September 27, 2014 / 8:34 PM / in 3 years

Libya: Send us more arms or face wider terrorism threat

UNITED NATIONS (Reuters) - Libya on Saturday asked the world either to give it more weapons and other support to help restore security and rebuild its institutions or to declare outright that the conflict-torn North African state “must face terrorism alone.”

United Nations Secretary General Ban Ki-moon attends a luncheon for leaders at the 69th United Nations General Assembly at U.N. Headquarters in New York, September 24, 2014. REUTERS/Brendan McDermid

After describing Tripoli’s descent into chaos, which led the government to abandon its premises in the capital, Aguila Saleh Iissa, president of the Libyan House of Representatives, said: “This would not have happened had the international community taken the situation in Libya seriously.”

The Libyan government is unable to control brigades of former rebels who helped oust Muammar Gaddafi that are now battling each other. An armed opposition group from the city of Misrata took control of Tripoli in July, forcing parliament to move to the eastern city of Tobruk.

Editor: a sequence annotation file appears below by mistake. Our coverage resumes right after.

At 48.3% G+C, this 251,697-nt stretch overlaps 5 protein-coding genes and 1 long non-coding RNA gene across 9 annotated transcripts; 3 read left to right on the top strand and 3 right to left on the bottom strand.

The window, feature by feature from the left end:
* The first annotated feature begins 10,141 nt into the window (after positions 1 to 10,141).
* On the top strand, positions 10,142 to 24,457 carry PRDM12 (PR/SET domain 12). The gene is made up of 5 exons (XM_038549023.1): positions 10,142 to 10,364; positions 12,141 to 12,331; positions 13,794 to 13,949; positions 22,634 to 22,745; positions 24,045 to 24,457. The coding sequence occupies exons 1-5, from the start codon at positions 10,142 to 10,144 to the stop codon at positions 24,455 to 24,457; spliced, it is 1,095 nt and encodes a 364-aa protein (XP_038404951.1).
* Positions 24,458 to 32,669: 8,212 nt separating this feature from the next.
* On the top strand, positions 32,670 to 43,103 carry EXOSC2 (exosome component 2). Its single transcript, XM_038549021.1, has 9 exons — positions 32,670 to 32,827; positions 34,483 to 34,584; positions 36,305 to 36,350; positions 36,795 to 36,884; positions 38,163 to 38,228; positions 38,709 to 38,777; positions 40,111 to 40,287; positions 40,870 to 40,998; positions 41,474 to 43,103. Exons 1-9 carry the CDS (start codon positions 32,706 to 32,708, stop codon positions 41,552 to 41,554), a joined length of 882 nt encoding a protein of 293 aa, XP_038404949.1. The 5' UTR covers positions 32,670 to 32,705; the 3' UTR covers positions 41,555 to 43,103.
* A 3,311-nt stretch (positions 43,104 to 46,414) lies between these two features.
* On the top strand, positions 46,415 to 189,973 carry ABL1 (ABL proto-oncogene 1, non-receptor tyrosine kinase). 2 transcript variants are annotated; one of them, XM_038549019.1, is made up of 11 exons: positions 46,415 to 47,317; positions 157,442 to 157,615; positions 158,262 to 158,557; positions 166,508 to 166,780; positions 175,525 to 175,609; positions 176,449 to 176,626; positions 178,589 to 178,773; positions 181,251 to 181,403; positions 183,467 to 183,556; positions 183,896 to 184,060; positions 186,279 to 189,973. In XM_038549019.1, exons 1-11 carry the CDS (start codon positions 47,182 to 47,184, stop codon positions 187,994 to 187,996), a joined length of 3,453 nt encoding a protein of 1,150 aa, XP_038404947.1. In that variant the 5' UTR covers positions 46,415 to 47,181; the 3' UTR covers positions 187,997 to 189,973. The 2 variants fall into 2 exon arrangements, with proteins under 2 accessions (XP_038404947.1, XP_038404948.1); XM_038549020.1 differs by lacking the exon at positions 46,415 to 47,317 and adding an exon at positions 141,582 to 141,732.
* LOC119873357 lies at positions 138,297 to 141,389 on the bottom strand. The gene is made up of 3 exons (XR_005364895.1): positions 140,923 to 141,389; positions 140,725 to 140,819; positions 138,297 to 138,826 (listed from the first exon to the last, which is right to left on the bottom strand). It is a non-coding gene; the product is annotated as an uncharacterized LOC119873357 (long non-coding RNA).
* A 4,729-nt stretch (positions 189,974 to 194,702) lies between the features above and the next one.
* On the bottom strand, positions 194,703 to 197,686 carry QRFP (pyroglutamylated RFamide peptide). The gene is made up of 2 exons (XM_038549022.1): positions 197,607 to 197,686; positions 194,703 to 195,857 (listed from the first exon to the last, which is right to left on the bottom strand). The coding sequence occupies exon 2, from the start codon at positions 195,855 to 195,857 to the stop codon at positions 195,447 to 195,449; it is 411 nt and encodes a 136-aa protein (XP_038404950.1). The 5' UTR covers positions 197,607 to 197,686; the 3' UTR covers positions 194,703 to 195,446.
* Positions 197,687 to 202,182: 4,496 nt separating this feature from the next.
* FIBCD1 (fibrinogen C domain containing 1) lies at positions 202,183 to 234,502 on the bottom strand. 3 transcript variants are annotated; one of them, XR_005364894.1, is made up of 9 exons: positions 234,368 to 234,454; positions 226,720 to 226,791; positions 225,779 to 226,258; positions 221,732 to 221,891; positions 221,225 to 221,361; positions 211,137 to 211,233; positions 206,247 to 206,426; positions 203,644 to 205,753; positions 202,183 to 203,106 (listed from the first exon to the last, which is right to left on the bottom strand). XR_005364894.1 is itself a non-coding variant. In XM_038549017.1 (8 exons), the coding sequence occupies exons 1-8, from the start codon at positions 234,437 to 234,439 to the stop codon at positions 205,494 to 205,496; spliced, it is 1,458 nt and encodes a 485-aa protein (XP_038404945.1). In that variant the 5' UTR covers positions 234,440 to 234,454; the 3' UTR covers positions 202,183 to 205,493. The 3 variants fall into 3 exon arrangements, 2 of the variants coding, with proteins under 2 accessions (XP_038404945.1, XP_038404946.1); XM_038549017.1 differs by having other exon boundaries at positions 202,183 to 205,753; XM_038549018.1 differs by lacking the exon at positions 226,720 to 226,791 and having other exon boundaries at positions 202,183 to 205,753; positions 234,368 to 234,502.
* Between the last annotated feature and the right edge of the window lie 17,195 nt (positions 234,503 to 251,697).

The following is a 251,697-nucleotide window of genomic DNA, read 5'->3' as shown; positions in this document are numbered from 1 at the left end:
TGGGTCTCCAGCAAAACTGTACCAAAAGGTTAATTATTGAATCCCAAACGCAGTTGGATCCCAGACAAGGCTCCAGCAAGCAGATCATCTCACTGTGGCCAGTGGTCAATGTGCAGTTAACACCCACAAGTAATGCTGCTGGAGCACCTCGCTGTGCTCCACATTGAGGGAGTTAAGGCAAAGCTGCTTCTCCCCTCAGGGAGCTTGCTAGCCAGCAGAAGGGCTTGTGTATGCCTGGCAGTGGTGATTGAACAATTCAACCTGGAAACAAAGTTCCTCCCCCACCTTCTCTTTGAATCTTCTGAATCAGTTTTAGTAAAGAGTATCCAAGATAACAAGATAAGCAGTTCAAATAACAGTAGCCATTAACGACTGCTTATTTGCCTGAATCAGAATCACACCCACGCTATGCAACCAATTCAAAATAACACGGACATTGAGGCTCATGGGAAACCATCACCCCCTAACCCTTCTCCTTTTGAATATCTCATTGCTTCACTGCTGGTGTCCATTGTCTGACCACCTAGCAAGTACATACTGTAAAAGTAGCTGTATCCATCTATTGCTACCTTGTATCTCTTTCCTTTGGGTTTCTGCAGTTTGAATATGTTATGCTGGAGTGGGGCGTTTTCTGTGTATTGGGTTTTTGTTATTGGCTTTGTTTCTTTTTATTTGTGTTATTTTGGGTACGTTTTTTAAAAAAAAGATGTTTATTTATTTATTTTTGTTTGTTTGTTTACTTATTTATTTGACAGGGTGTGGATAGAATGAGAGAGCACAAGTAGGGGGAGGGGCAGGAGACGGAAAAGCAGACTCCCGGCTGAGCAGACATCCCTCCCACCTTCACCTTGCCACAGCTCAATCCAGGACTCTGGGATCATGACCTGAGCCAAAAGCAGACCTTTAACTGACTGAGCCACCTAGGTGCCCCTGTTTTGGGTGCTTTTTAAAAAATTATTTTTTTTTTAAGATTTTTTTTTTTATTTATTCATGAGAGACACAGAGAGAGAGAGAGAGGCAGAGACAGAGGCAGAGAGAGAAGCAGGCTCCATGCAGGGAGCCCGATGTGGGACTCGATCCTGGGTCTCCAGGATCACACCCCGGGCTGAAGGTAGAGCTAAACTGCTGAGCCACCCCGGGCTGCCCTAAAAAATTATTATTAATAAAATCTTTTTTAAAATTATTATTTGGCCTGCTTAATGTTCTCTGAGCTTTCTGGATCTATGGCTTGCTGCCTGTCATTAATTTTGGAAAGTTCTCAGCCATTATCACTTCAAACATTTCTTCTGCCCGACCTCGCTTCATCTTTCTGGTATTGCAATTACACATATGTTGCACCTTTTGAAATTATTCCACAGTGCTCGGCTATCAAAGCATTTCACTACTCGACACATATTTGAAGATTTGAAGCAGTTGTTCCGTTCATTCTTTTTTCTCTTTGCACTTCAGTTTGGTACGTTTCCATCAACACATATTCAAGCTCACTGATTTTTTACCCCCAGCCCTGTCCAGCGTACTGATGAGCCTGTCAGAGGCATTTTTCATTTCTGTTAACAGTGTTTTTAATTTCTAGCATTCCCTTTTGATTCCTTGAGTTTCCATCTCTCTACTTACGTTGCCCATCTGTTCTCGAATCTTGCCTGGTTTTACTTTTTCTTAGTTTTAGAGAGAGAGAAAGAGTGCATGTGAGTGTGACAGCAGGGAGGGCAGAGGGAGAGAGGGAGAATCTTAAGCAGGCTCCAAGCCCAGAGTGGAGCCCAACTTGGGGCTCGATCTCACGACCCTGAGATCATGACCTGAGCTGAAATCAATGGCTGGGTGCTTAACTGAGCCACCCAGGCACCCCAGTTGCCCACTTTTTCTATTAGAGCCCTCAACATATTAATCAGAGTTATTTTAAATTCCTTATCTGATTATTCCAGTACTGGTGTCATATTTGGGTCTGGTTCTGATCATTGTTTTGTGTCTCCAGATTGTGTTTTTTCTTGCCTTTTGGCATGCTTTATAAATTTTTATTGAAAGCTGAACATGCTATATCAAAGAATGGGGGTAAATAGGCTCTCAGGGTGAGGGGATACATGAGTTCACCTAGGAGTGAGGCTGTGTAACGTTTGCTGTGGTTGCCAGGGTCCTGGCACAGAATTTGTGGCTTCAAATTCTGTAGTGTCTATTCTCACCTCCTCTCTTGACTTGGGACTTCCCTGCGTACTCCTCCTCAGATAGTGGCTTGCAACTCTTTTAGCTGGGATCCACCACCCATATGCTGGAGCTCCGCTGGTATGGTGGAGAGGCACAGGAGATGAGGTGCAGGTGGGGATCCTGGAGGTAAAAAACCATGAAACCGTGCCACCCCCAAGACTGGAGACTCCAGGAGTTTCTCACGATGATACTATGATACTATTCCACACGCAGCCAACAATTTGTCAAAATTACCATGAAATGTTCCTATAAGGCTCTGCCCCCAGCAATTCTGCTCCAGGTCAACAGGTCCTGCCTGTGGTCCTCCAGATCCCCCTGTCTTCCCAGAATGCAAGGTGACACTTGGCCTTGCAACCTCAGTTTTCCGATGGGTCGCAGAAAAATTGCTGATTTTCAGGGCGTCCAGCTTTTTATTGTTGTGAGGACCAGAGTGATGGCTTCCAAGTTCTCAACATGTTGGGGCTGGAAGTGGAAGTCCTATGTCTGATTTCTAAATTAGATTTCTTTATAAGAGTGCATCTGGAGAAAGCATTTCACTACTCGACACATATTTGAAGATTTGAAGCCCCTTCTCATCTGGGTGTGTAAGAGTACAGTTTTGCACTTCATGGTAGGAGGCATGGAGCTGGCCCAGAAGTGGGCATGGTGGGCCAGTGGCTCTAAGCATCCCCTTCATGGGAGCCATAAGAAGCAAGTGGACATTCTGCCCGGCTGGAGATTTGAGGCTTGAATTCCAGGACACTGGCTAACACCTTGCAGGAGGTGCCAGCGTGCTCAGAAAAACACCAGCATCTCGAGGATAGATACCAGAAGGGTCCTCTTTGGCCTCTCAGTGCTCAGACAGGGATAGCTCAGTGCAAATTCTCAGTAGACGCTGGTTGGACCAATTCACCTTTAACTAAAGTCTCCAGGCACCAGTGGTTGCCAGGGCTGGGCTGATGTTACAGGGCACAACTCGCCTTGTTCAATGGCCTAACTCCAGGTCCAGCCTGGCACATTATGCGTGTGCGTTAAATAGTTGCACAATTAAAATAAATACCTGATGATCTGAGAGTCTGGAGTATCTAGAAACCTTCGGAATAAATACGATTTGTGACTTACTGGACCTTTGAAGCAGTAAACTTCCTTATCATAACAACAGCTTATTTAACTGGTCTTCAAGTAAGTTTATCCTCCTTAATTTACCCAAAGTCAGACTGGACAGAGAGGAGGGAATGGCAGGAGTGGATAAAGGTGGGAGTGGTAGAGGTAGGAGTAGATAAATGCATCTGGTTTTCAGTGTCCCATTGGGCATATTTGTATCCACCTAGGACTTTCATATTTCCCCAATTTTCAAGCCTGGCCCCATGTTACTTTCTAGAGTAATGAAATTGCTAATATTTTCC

Members of a Libyan militia late last month took over an annex of the U.S. Embassy in Tripoli that had been abandoned in July as clashes escalated.

“Turning a blind eye to terrorism in Libya is no longer acceptable,” Saleh Iissa said in his speech to the United Nations General Assembly.

“The international community has either to stand with the elected legitimate authorities ... or state very clearly that Libya has to face terrorism alone,” he added.

Saleh Iissa said “terrorism and extremism ... now forms a broad front stretching from Iraq to Algeria” and inaction will leave the international community facing the effects of its further expansion in North Africa and the Sahel.

The U.N. Security Council late in August passed a resolution that tightened the international arms embargo on Libya and extended sanctions to groups and individuals that threaten the country’s peace and stability.

“The failure to provide arms and training to the Libyan army in its war against terrorism serves the interest of extremism,” Saleh Iissa said.

Libya, until recently awash in cash thanks to oil export revenue as an OPEC member, last year ran an 8 billion-dinar ($6.5 billion) deficit as a wave of protests cut into crude output. Earlier this week, a senior lawmaker said the deficit could more than double to 19 billion Libyan dinars ($15 billion) this year.

Reporting by Rodrigo Campos; Editing by Dan Grebler

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